The problem is that you are an expert, whereas most users--for instance, my parents are not. :)
They will be presented with a file selection dialog box and have no idea that they are supposed to go to /usr/bin, and then wait for Firefox to unfreeze, and then pick one of thousands of similarly named items that have absolutely no connection with what they want to do.
For example, opening a PDF document... how is a normal person supposed to know to select evince? :(
As for the freedesktop.org spec... I actually mis-spoke (typed?) earlier. The spec I mentioned allows programs to declare MIME types (that is, provide a mapping from MIME type to human-readable description). It serves a similar purpose to /etc/mime.types, except that it is more modular (it allows applications to define new MIME types) and it allows for the MIME types to have human-readable descriptions, localized to many different languages.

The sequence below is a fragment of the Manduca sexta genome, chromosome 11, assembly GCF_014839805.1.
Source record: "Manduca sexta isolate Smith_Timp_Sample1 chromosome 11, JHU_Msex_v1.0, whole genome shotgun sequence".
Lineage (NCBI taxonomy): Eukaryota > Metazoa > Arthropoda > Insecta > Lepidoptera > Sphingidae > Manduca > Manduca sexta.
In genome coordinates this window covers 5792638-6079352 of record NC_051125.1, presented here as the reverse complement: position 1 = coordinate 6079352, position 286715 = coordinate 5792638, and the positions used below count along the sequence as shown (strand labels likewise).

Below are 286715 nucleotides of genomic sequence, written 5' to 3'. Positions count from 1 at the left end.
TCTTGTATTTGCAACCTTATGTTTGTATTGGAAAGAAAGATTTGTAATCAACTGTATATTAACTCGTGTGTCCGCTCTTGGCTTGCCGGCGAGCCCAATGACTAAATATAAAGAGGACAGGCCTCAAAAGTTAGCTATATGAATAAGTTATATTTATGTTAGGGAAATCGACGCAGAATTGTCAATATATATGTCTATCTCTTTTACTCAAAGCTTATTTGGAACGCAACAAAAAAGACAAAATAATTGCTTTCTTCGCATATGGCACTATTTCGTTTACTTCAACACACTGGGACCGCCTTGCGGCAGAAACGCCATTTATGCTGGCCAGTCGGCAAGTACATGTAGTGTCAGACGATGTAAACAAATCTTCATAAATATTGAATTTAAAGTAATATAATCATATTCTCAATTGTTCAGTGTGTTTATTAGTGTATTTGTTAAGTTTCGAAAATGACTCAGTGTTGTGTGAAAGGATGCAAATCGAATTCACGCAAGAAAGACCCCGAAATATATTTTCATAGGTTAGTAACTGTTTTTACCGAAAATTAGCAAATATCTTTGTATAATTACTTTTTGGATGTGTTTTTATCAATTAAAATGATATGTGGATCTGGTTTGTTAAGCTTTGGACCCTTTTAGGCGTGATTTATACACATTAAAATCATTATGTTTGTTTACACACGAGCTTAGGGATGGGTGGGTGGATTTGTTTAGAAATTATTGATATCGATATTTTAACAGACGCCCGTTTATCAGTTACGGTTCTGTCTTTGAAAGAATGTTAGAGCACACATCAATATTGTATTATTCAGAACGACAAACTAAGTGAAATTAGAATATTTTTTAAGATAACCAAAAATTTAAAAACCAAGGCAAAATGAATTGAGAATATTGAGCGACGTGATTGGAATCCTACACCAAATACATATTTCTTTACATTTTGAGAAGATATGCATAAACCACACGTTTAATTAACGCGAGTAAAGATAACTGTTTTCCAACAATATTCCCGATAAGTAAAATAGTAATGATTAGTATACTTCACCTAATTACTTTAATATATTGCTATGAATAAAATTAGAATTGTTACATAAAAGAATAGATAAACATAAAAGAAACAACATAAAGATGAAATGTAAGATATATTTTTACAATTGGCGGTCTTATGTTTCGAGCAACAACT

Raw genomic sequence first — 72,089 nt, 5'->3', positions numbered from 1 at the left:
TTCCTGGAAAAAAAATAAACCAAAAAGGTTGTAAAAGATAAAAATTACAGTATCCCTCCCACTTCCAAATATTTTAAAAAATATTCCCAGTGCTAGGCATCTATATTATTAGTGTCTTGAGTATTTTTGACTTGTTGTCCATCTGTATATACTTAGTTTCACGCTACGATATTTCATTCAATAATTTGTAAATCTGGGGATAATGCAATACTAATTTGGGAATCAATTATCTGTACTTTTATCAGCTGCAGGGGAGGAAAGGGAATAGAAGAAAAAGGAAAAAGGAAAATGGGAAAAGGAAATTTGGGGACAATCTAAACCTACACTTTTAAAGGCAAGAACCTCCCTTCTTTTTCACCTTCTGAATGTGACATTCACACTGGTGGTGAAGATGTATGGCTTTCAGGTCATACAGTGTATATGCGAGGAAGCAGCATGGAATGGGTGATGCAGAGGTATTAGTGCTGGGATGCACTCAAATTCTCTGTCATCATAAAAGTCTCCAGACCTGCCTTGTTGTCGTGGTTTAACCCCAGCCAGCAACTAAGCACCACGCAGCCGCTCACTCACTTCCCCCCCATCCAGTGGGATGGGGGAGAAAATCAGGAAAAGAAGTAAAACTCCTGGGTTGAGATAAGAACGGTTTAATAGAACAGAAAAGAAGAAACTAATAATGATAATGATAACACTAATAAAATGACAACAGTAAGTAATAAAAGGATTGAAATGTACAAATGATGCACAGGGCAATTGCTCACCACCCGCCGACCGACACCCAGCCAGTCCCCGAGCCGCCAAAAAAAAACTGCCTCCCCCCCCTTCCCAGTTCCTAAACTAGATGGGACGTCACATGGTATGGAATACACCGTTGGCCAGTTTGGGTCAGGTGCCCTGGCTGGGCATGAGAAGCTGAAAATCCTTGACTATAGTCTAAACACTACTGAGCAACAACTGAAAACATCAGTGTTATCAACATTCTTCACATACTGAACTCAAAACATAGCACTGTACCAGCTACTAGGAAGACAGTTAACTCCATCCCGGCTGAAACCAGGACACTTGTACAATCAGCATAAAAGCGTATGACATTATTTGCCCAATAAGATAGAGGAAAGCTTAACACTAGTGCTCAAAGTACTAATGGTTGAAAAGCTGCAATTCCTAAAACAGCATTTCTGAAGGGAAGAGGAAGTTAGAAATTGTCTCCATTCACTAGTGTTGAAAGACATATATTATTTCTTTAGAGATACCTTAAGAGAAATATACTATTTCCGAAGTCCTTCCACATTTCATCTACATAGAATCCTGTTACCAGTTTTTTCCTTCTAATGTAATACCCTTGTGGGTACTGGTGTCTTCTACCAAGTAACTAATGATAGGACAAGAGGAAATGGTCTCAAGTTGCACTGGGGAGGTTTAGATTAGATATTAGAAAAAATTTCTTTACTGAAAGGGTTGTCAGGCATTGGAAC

The spec I should have mentioned is the Desktop Entry spec; this is where applications ship .desktop files (in /usr/share/desktop and other places) that specify (among other things) which MIME types an application may handle. It is similar in purpose to the mailcap mechanism, but again it is more modular and allows internationalization, as well as desktop integration (e.g., application menu entries are derived from the .desktop files).
So, Firefox should be reading these .desktop files and offering the user's default handler for a file, along with a selection of other applications that declare that they handle the MIME type. On my system: